AU MA Social Media

A class blog about social media.

Six Second Masterpiece

Posted by Stephanie on May 24, 2013

The growing popularity of social media coupled with the need for a concise, yet profound online presence sometimes makes you feel as though life is reduced to 140 characters.  Is it accurate to blame the generation of people making this new media popular? They (we) seem to be the people who can’t sit still or concentrate on just one thing at a time. Multitasking while being connected to a multitude of mediums is becoming the standard, however managing it quickly AND successfully is also expected.

Vine is yet another app supposedly seeped in creative expression that circulates around the concept of fleeting time. The brainchild of Twitter, Vine is a video app that allows its users six seconds to create looping footage to then share with people in their network. Vine joins the trend alongside apps such as Snapchat that encompasses the notion of speed and imaging. An article from Mashable informs its users that the key to a good video is to make the most of your six seconds.

“With Vine, you have six seconds to really impress a viewer. Thankfully, six seconds is more than enough time to dazzle someone, tell a story or share a laugh.”

Are we really expected to impress someone in six seconds? Apparently it can be done, but is this becoming the new expectation? Although it’s just a recreational app, Vine seems to be at the forefront of a trend that is taking particular facets of life, condensing them while expecting them to be substantial. The notion of “slow and steady wins the race” isn’t only now antiquated, but is becoming obsolete.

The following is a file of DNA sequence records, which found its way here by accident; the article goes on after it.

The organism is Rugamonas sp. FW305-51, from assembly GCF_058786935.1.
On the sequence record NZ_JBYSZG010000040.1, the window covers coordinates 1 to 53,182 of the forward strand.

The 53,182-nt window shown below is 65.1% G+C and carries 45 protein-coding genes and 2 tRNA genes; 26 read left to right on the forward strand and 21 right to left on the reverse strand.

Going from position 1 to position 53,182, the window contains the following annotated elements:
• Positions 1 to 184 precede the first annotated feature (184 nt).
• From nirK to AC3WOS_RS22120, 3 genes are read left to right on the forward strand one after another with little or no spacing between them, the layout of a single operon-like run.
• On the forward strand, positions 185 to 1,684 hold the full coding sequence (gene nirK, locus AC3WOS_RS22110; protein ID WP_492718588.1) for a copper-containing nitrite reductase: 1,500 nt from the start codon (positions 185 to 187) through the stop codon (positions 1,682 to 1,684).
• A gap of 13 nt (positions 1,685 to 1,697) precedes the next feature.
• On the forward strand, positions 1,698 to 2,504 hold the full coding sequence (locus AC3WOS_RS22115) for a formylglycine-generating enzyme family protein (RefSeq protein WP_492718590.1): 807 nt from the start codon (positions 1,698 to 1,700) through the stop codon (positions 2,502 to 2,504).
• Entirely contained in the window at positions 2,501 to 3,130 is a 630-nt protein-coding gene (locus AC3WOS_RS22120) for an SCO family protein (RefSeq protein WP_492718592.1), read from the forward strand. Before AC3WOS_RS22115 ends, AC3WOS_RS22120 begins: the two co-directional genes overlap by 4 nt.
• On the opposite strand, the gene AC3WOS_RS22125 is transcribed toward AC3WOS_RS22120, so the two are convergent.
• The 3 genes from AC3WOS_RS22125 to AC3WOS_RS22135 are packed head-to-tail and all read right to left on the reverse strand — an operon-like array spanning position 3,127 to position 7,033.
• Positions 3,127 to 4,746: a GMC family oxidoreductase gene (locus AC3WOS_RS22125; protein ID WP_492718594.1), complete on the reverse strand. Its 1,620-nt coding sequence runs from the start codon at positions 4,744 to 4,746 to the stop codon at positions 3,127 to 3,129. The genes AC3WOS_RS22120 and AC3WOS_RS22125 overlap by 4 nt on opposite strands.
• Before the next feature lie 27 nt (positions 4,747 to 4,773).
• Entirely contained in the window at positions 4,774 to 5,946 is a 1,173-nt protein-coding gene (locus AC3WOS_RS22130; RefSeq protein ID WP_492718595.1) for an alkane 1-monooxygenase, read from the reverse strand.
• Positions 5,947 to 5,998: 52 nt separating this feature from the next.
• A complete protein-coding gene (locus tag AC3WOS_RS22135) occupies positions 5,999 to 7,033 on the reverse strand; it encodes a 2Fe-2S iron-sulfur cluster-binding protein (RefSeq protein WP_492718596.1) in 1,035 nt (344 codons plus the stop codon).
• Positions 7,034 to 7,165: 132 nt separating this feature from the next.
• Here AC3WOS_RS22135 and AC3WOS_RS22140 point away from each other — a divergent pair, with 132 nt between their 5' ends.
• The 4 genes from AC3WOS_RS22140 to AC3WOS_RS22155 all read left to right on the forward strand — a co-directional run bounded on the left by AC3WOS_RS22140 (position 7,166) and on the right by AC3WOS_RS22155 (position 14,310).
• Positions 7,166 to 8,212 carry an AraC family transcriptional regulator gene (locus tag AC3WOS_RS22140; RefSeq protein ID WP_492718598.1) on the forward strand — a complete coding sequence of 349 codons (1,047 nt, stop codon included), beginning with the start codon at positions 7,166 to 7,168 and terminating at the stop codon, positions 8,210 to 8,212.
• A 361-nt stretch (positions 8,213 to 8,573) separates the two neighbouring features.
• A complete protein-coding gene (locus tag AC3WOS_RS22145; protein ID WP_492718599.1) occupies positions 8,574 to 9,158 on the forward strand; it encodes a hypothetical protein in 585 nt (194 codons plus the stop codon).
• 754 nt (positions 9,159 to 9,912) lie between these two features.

-Stephanie Saulsbury

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2 Responses to “Six Second Masterpiece”

  1. Stephanie said

    *on a side, my youtube clip wouldn’t embed no matter what I did. I thought you just needed to paste the hyperlink and WordPress would embed it… any tips?

  2. hlg123 said

    Thanks for sharing, Stephanie. The Vine app is something I’ve had mixed feelings about. I think the pressure to create new technology platforms that condense information into smaller and smaller increments is beginning to bottom out. Creative people will always find ways to work within any constraints, but six-second videos seem pretty ridiculous. Once the amount of time it takes to log onto the platform is longer than the length of time it takes to view the content, I think things have taken a silly turn. In my opinion, there always needs to be a balance between content and delivery. Perhaps it’s the traditionalist in me, but I refuse to believe that a “six second masterpiece” is possible. That being said, I think there is a good chance someone will prove me wrong on that. I’ll just have to see what develops on Vine.

    Outside of the app’s framework, Vine has also been in the news this week for a very different reason. The Wall Street Journal published a piece, http://blogs.wsj.com/law/2013/05/21/the-latest-social-media-concern-for-employers/, highlighting employer concerns about the continued blurring between employees’ work and personal lives that apps like Vine continue to encourage.

    The article notes that, “Employers who are just concerned about what their employees are just doing on Facebook are missing the bigger picture of how smartphones are infiltrating the workplace.”

    This highly combative perspective of social media seems counterproductive. Social media and smart phones are here to stay. Whether the Vine app will continue its upward ascension in the existing social media hierarchy is too soon to know, but employers would do well to harness the potential of these platforms rather than focusing their energies on suppressing the actions of a disgruntled few. While employees’ negative actions on social media do have the potential to severely effect a brand, developing clear company guidelines for social media use, while encouraging positive employee practices, freedom of expression, and utilizing employees as brand advocates seem to be much better alternatives to censorship and other restrictive employer practices.

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